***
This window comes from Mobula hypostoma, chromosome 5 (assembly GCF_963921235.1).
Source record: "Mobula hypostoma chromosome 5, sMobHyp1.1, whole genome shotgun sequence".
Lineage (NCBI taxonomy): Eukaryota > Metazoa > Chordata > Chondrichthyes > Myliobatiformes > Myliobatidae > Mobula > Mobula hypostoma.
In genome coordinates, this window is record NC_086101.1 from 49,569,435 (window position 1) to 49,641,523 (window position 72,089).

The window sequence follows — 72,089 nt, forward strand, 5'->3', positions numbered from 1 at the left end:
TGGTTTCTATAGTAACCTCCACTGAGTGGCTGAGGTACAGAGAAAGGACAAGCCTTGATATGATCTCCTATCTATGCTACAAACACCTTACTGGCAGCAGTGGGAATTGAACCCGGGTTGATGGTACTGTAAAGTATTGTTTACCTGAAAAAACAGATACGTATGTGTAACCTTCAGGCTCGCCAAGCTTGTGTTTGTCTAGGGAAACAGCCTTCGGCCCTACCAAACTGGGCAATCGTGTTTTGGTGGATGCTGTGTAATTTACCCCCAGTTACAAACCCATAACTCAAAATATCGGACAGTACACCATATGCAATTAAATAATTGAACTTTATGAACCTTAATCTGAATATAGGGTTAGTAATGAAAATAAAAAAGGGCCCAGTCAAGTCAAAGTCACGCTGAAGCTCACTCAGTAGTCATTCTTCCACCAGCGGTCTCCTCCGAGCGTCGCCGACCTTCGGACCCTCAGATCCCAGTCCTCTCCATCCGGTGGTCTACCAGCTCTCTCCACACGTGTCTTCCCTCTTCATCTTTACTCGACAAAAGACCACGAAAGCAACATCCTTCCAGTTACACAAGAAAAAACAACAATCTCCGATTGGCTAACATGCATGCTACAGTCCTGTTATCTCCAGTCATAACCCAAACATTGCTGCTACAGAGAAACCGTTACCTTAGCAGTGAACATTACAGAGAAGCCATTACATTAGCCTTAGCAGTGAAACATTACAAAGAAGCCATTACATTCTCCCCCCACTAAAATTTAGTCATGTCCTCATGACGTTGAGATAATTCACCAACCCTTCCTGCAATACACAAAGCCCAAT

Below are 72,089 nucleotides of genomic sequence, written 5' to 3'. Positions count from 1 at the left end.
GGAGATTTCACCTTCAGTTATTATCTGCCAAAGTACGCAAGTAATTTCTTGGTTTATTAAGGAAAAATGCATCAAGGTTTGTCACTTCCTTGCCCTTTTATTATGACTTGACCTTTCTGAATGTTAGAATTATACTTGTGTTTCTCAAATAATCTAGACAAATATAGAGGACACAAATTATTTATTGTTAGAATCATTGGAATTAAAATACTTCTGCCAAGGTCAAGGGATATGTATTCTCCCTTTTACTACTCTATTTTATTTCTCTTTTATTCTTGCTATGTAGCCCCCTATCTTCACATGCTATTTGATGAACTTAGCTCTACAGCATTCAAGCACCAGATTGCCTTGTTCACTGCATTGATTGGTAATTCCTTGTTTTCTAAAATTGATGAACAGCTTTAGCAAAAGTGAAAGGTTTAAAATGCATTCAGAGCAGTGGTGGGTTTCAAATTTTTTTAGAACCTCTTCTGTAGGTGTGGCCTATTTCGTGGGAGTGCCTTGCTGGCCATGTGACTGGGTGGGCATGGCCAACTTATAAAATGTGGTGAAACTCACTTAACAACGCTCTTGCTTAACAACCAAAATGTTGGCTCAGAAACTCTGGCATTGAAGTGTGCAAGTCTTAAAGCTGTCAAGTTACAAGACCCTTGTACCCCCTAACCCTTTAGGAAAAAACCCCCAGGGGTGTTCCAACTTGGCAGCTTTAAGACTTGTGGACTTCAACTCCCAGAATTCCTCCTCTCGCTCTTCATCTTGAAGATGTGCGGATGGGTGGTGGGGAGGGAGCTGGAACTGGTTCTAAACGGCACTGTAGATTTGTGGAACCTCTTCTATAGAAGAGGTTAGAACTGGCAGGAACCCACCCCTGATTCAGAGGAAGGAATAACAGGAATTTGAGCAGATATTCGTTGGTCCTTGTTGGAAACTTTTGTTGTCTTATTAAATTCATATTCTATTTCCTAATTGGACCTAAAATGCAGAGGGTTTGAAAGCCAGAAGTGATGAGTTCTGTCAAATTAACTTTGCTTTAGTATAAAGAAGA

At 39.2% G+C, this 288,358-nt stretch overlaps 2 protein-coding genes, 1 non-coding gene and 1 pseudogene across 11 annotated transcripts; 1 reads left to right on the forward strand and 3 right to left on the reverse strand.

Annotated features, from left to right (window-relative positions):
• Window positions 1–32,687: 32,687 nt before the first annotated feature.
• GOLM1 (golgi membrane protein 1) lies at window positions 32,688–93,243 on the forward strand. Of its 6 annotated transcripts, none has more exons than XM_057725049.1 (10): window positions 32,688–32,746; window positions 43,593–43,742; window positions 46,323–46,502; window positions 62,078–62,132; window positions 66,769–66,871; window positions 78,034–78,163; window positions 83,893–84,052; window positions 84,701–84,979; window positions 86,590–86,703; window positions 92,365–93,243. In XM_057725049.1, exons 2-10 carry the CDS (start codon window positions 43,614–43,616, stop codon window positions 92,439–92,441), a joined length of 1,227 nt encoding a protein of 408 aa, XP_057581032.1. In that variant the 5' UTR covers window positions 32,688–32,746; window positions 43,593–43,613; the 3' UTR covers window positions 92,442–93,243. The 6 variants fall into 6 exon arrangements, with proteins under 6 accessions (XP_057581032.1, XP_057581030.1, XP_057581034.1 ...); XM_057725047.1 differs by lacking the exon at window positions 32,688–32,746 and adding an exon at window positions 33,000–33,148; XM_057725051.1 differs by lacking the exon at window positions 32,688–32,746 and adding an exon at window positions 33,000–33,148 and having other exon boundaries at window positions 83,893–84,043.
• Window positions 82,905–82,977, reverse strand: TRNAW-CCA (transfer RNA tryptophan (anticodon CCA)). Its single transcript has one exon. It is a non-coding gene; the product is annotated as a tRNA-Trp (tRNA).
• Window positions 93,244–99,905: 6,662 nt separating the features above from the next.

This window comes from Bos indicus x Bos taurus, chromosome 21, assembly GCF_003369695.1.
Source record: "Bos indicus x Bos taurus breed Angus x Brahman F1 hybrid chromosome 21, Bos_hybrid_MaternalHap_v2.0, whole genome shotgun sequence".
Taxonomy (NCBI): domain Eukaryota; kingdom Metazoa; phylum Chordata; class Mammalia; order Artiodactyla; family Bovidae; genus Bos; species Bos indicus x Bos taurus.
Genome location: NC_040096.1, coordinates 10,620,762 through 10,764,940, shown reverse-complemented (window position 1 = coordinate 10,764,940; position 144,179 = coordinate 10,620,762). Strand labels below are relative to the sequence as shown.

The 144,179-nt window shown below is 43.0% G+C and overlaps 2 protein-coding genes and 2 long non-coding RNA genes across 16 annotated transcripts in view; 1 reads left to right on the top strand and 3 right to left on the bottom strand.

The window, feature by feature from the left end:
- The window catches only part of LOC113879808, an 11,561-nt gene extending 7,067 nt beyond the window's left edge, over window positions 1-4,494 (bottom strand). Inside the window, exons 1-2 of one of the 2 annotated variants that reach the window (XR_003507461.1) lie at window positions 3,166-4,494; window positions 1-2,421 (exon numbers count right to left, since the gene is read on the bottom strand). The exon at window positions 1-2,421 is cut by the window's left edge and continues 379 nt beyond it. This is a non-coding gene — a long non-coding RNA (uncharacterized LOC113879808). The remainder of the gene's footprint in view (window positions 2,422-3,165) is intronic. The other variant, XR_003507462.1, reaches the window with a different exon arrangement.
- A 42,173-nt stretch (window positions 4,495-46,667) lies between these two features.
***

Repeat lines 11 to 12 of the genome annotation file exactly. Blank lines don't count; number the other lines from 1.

• Window positions 1–32,687: 32,687 nt before the first annotated feature.
• GOLM1 (golgi membrane protein 1) lies at window positions 32,688–93,243 on the forward strand. Of its 6 annotated transcripts, none has more exons than XM_057725049.1 (10): window positions 32,688–32,746; window positions 43,593–43,742; window positions 46,323–46,502; window positions 62,078–62,132; window positions 66,769–66,871; window positions 78,034–78,163; window positions 83,893–84,052; window positions 84,701–84,979; window positions 86,590–86,703; window positions 92,365–93,243. In XM_057725049.1, exons 2-10 carry the CDS (start codon window positions 43,614–43,616, stop codon window positions 92,439–92,441), a joined length of 1,227 nt encoding a protein of 408 aa, XP_057581032.1. In that variant the 5' UTR covers window positions 32,688–32,746; window positions 43,593–43,613; the 3' UTR covers window positions 92,442–93,243. The 6 variants fall into 6 exon arrangements, with proteins under 6 accessions (XP_057581032.1, XP_057581030.1, XP_057581034.1 ...); XM_057725047.1 differs by lacking the exon at window positions 32,688–32,746 and adding an exon at window positions 33,000–33,148; XM_057725051.1 differs by lacking the exon at window positions 32,688–32,746 and adding an exon at window positions 33,000–33,148 and having other exon boundaries at window positions 83,893–84,043.